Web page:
“CRISP Type 2: Revolution through Evolution: A Controls Approach to Improve How Society Interacts with Electricity.”

National Science Foundation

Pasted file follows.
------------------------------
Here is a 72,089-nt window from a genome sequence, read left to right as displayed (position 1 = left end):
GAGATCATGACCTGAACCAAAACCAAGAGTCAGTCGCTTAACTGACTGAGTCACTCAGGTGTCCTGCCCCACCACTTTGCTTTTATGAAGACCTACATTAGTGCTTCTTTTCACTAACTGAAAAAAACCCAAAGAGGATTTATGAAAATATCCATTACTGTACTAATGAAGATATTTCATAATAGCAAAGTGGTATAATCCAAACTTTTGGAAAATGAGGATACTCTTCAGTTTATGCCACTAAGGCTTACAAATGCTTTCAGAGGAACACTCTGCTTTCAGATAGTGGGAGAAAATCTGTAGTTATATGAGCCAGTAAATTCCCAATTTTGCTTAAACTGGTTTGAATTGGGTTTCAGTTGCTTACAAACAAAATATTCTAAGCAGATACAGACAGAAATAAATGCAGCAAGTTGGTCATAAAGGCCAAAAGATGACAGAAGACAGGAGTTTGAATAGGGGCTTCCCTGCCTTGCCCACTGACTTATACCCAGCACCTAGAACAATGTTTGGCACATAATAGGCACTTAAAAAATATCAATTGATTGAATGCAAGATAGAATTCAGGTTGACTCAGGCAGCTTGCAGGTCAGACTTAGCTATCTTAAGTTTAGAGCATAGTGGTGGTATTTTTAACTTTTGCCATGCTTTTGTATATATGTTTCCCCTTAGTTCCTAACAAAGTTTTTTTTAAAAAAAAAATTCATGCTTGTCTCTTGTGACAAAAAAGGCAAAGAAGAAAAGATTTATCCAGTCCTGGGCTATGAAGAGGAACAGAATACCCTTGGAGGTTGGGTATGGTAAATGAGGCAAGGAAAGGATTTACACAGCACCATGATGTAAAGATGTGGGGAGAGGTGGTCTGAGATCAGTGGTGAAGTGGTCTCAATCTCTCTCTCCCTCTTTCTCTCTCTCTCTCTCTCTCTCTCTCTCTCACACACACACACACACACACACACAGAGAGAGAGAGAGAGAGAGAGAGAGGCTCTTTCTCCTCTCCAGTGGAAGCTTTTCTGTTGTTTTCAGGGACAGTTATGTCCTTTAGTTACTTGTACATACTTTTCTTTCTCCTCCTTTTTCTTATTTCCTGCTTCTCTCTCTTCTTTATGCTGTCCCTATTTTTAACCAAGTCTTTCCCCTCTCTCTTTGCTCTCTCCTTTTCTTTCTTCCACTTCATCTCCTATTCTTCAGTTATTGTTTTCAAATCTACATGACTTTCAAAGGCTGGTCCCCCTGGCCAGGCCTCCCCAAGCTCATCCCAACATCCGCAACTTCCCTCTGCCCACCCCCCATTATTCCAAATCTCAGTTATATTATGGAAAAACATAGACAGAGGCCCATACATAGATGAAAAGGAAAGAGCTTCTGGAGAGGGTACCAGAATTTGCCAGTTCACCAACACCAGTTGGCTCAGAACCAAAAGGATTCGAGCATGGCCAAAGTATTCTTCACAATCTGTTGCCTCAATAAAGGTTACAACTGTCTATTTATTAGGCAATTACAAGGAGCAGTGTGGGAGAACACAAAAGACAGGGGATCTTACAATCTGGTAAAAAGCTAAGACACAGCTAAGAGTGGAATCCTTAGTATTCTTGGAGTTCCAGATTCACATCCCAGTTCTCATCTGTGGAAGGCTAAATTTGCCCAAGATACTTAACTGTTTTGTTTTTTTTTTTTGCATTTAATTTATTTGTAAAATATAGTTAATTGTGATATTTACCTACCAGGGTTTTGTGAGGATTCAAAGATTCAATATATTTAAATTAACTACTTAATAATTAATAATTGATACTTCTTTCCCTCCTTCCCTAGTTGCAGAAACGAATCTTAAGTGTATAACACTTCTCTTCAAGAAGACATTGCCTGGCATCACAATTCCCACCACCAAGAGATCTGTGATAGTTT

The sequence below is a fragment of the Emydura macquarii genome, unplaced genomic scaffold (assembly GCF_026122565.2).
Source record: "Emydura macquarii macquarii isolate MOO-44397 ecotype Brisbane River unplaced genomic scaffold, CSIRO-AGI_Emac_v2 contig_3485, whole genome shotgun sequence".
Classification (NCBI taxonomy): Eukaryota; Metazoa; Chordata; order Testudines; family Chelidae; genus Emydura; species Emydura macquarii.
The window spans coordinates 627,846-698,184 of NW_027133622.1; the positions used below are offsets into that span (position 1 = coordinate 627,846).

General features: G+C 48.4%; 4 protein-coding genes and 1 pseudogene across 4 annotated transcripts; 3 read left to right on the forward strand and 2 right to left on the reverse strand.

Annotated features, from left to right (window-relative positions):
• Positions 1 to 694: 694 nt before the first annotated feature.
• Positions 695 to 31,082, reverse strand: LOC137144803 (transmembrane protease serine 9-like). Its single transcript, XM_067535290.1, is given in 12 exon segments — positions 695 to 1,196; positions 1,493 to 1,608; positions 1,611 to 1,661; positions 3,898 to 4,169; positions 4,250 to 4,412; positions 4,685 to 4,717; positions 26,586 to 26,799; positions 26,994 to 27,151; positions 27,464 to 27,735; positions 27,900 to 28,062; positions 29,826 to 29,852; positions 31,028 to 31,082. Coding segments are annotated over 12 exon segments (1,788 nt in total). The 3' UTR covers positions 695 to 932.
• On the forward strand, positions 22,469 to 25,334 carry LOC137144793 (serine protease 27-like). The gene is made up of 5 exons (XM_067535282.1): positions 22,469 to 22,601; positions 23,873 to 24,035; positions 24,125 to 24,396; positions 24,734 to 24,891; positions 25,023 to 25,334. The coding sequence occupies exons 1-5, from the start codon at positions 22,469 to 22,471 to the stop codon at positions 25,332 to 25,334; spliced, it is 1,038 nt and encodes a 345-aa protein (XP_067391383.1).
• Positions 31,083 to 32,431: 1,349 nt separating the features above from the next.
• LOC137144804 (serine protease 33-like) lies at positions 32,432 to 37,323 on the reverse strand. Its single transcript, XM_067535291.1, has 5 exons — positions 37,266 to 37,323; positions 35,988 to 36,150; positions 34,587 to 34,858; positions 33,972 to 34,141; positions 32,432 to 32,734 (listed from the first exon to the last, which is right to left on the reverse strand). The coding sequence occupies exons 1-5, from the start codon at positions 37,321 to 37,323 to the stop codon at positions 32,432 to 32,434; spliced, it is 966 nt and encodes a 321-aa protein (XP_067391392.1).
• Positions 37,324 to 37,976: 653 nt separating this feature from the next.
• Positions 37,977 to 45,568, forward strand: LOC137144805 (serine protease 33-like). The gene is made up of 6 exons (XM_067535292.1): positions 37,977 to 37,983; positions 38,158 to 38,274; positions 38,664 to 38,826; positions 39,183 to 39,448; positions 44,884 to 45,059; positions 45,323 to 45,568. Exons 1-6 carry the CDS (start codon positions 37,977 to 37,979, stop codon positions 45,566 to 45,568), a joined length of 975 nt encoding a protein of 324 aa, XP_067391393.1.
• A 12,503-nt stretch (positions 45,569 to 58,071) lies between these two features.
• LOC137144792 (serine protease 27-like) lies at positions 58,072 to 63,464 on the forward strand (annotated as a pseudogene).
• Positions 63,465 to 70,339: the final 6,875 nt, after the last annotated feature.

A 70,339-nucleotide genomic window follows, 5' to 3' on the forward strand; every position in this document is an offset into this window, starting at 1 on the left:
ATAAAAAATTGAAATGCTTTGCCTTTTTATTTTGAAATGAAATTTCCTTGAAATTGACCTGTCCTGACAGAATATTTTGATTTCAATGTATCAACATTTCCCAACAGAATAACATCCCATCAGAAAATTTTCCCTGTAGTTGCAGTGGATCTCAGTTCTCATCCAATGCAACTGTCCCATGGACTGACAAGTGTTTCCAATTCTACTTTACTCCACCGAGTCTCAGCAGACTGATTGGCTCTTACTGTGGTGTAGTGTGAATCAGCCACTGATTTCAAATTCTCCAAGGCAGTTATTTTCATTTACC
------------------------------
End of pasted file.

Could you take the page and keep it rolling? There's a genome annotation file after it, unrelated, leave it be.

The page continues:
This CRISP project addresses the challenges associated with the rapid evolution of the electricity grid to a highly distributed infrastructure. The keystone of this research is the transformation of power distribution feeders, from relatively passive channels for delivering electricity to customers, to distribution microgrids, entities that actively manage local production, storage and use of electricity, with participation from individual customers. Distribution microgrids combine the advantages of the traditional electricity grid with the advantages of emerging distributed technologies, including the ability to produce and use power locally in the event of grid outages. The project will result in a unified model that incorporates key aspects of power generation and delivery, information flow, market design and human behavior. The model predictions can be used by policymakers to guide a transition to clean energy via distribution microgrids. The expectation is to enable at least 50% of electric power to come from renewable resources. This cannot be done with either the traditional grid, due to its limited capacity to accommodate intermittent renewable power sources, or with fully decentralized approaches, which would not be affordable for most utility customers.